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mis·​trust ˌmis-ˈtrəst How to pronounce mistrust (audio)
: a lack of confidence : distrust
mistrustful adjective
mistrustfully adverb
mistrustfulness noun


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mistrusted; mistrusting; mistrusts

transitive verb

: to have no trust or confidence in : suspect
mistrusted his neighbors
: to doubt the truth, validity, or effectiveness of
mistrusted his own judgment
: surmise
your mind mistrusted there was something wrongRobert Frost

intransitive verb

: to be suspicious
Choose the Right Synonym for mistrust

uncertainty, doubt, dubiety, skepticism, suspicion, mistrust mean lack of sureness about someone or something.

uncertainty may range from a falling short of certainty to an almost complete lack of conviction or knowledge especially about an outcome or result.

assumed the role of manager without hesitation or uncertainty

doubt suggests both uncertainty and inability to make a decision.

plagued by doubts as to what to do

dubiety stresses a wavering between conclusions.

felt some dubiety about its practicality

skepticism implies unwillingness to believe without conclusive evidence.

an economic forecast greeted with skepticism

suspicion stresses lack of faith in the truth, reality, fairness, or reliability of something or someone.

regarded the stranger with suspicion

mistrust implies a genuine doubt based upon suspicion.

had a great mistrust of doctors

Examples of mistrust in a Sentence

Noun She has a strong mistrust of politicians. had an unfortunate mistrust of doctors, so her medical condition was allowed to worsen Verb I was starting to mistrust my own judgment. a recluse who mistrusts her neighbors and stays in her house all day
Recent Examples on the Web
Internally, the campaign was plagued by miscommunications, missed opportunities and mistrust. Maya King, New York Times, 13 Nov. 2023 Farrell said that feelings of mistrust in federal government regulations and vaccine mandates are not uncommon among Black and brown patients. Claretta Bellamy, NBC News, 12 Oct. 2023 Mistrust of Covid treatments originated in the mistrust of older vaccines. WSJ, 21 Nov. 2023 And clearly this doesn't solve the deep mistrust between these countries. ABC News, 19 Nov. 2023 This only serves to deepen mistrust, making the population more wary of state actions. FROM WAR TO PEACE Great complexity and risk come with any attempt to pursue transitional justice in Ethiopia. Patrick Vinck, Foreign Affairs, 15 Nov. 2023 Mark Penley, who served as the deputy attorney general for criminal justice under Paxton for one year, said in testimony that the attorney general’s mistrust came from his own experiences. Aarón Torres, Dallas News, 11 Sep. 2023 McKinley-Beach also wants the U.S. government to expand the message that anyone can get HIV, encourage drug companies to advertise more on TV to women of color, and fund outreach to dispel medical mistrust in communities of color. Michael Scaturro | Kff Health News, ABC News, 7 Nov. 2023 ProPublica’s story described how the delay in approving an independent review contributed to an atmosphere of mistrust among parents and community members. Anna Clark, ProPublica, 31 Oct. 2023
The unfair treatment could have negative health consequences, cause additional stress to patients and lead them to mistrust the health care system to the point of forgoing necessary treatments, Gonzalez said. Justin Gamble, CNN, 3 Aug. 2023 But the note was also an effort to win Jones support from a Slack workforce that had the potential to mistrust its new outsider CEO. Emma Hinchliffe, Fortune, 1 June 2023 Its tendency was to trust markets and to mistrust regulation. Patrick Iber, The New Republic, 15 May 2023 Accusations abound, misinformation is propagated, mistrust is abundant, and institutions and leaders are being called to account. David Rosowsky, Forbes, 4 May 2023 Such a haphazard approach not only leads to mistrust inside communities, experts say, but wastes an opportunity to extract lessons that may prevent the next tragedy. Anna Clark, ProPublica, 14 May 2023 Biden’s role in negotiating a final deal that year with Senate Republican leader Mitch McConnell of Kentucky has long been a reason for progressive activists to mistrust him. David Lauter, Los Angeles Times, 12 May 2023 The world of higher education is often a mystery to those outside its walls, often misunderstood, increasingly mistrusted, and even maligned. David Rosowsky, Forbes, 1 Apr. 2023 While Democratic officials essentially expressed the same level of confidence in elections in their own communities and Michigan, Republican officials were significantly more likely to mistrust Michigan elections conducted outside their own jurisdiction. Clara Hendrickson, Detroit Free Press, 19 Nov. 2021 See More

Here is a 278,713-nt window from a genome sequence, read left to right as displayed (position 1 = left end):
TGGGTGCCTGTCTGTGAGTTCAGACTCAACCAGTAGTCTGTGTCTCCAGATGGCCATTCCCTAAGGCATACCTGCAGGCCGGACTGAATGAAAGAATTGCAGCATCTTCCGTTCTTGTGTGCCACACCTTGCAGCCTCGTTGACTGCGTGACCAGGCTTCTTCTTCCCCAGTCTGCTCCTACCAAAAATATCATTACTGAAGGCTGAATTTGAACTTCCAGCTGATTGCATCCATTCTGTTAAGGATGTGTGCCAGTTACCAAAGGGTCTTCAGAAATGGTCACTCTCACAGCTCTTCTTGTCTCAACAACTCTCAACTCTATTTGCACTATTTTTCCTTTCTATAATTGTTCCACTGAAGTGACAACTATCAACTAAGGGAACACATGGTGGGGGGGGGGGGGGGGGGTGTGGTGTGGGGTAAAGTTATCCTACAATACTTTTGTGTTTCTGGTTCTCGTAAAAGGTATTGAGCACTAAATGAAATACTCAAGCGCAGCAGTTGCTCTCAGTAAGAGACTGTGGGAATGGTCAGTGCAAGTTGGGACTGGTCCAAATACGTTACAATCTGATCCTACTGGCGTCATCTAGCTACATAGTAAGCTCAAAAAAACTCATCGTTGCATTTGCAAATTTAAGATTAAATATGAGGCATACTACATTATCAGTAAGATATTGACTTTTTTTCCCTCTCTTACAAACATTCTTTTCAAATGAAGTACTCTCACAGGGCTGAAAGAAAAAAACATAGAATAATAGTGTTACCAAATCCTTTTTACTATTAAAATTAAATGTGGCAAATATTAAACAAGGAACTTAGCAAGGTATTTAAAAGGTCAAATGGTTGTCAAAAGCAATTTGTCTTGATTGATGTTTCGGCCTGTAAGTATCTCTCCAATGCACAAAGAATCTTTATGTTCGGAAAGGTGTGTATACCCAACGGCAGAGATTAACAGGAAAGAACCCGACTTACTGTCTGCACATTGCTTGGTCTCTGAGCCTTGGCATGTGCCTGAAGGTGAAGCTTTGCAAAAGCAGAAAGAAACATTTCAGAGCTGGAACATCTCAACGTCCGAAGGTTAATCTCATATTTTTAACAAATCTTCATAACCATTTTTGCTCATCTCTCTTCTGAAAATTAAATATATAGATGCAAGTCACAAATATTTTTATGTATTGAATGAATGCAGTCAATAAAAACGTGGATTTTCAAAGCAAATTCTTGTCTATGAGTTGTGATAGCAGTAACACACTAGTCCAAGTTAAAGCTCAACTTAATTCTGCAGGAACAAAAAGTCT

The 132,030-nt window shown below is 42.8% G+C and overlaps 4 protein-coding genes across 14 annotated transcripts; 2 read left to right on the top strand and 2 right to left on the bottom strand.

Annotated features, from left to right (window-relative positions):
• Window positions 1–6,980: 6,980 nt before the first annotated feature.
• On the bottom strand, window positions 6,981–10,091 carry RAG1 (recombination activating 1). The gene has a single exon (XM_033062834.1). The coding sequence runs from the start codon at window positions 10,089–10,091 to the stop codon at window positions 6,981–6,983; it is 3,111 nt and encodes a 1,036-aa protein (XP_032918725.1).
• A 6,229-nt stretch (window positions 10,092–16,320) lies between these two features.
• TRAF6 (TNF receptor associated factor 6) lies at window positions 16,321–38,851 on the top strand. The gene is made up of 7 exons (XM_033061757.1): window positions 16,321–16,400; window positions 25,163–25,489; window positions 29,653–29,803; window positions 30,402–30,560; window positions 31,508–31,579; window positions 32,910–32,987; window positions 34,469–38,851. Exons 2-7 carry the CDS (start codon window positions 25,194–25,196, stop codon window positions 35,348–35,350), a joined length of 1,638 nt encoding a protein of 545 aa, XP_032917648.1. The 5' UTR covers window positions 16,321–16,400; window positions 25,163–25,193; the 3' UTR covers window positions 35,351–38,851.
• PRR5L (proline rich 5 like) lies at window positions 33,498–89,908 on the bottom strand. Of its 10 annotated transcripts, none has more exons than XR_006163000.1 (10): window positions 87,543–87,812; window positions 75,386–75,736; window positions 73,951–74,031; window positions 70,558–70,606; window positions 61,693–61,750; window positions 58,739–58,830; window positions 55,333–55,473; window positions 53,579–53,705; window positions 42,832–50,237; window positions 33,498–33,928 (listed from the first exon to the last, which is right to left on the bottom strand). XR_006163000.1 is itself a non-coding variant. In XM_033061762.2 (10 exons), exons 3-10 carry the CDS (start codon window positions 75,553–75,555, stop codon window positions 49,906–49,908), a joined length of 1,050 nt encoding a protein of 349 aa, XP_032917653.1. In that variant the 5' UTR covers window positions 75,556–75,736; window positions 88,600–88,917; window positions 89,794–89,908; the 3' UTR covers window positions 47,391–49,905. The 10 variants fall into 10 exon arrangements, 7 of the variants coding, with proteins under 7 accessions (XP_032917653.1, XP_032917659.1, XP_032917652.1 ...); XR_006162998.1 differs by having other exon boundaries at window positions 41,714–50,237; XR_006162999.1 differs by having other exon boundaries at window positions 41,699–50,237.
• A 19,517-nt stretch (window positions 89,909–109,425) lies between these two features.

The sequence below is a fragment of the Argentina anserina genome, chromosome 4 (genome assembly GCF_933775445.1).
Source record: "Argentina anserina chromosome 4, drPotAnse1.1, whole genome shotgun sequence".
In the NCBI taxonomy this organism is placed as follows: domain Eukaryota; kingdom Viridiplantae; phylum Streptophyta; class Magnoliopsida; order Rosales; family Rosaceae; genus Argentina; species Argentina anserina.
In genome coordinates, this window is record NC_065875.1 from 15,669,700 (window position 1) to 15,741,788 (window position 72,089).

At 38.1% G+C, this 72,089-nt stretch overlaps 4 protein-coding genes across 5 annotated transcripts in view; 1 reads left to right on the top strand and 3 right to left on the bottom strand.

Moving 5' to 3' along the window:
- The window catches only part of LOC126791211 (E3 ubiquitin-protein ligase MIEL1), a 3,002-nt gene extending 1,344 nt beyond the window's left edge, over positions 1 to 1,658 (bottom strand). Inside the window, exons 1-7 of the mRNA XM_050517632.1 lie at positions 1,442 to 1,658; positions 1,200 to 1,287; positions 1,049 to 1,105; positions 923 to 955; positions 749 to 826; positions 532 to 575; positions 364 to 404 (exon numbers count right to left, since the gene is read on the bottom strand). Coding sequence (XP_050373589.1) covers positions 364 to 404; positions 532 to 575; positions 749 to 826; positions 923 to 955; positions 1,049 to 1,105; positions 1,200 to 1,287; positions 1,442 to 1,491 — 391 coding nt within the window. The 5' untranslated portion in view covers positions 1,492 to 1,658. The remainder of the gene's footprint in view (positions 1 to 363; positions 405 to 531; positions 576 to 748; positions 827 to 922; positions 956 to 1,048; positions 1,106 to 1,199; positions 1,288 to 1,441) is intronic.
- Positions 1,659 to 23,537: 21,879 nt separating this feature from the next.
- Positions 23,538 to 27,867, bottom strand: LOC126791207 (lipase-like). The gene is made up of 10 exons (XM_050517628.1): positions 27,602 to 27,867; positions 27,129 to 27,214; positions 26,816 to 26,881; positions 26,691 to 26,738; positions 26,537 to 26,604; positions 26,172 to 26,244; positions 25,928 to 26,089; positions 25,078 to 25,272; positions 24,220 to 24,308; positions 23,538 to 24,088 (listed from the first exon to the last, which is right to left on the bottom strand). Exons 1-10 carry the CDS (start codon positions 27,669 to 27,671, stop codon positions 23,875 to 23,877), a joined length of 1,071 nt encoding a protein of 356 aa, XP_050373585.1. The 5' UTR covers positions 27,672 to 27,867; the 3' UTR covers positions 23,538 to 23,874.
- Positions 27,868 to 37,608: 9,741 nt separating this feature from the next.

These examples are programmatically compiled from various online sources to illustrate current usage of the word 'mistrust.' Any opinions expressed in the examples do not represent those of Merriam-Webster or its editors. Send us feedback about these examples.

Word History

First Known Use


14th century, in the meaning defined above


14th century, in the meaning defined at transitive sense 1

Time Traveler
The first known use of mistrust was in the 14th century

Dictionary Entries Near mistrust

Cite this Entry

“Mistrust.” Merriam-Webster.com Dictionary, Merriam-Webster, https://www.merriam-webster.com/dictionary/mistrust. Accessed 10 Dec. 2023.

Kids Definition


1 of 2 noun
mis·​trust (ˈ)mis-ˈtrəst How to pronounce mistrust (audio)
mistrustful adjective
mistrustfully adverb
mistrustfulness noun


2 of 2 verb

More from Merriam-Webster on mistrust

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